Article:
|The Fabric of Our
A History of Philadelphia's South Fourth Street
by Michele Winitsky
|For over a century, fabrics and
Fourth Street have been interwoven. Many of the Jewish immigrants
who settled there around the turn of the twentieth century were tailors
or seamstresses. Working long hours in sweatshops, they produced
the clothing that made Philadelphia the leading men's apparel manufacturer
in the world.
Other Jewish immigrants on Fourth Street included peddlers who hawked dry goods like fabric remnants, sewing supplies, sheets and curtains. They worked out of pushcarts that lined the streets, or from stands -- tables made of boards and sawhorses -- that leaned against the storefronts. Eventually, they opened up fabric stores, mainly in the 700 block between Bainbridge and Catherine streets.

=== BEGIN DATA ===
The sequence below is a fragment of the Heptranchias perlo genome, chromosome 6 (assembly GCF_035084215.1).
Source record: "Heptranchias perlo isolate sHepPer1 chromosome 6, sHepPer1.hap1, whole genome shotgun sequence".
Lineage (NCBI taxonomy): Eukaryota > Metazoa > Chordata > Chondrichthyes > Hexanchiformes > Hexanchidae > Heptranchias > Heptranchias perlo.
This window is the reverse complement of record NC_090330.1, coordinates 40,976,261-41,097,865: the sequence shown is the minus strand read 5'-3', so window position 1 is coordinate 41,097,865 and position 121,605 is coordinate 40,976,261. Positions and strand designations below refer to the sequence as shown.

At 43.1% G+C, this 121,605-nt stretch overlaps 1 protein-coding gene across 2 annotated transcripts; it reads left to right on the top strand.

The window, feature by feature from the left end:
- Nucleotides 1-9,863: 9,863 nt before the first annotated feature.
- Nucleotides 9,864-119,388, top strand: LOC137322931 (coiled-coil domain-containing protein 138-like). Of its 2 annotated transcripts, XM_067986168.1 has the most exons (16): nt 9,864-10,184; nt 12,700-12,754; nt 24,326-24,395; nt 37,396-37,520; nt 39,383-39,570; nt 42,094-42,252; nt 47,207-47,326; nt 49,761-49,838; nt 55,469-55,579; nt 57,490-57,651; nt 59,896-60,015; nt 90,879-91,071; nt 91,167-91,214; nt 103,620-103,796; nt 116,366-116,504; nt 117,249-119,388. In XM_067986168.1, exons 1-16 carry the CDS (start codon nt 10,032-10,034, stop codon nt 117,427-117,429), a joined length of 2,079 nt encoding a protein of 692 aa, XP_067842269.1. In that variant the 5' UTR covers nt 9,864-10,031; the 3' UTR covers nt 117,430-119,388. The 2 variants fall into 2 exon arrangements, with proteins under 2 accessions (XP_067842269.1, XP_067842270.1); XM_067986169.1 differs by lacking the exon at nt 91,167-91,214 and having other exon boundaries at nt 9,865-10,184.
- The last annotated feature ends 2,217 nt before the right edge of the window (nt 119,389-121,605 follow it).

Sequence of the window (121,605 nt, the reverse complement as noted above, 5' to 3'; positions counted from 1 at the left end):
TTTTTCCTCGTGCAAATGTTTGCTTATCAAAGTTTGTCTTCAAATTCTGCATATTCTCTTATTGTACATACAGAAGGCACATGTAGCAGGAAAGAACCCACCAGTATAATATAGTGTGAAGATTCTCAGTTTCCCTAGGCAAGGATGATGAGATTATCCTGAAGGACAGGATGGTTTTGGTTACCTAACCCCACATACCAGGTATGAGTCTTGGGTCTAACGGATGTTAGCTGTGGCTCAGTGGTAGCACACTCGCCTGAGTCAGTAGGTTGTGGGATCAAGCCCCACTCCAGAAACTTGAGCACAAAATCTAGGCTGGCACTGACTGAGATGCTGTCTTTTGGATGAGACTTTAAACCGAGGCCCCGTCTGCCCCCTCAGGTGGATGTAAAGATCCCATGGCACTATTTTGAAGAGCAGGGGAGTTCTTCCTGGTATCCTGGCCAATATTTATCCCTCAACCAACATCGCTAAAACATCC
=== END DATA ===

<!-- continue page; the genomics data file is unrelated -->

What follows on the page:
Today, the pushcarts are gone, as are many of the old fabric establishments. Still, a number of them remain, along with a new generation of entrepreneurs, and a new name for the area -- Fabric Row.
This photo/oral history is a tribute
to the generation who started it all, including my father, Louis Winitsky.
Note: Unless otherwise indicated, all quotes are from oral histories I conducted from 1997-1998.
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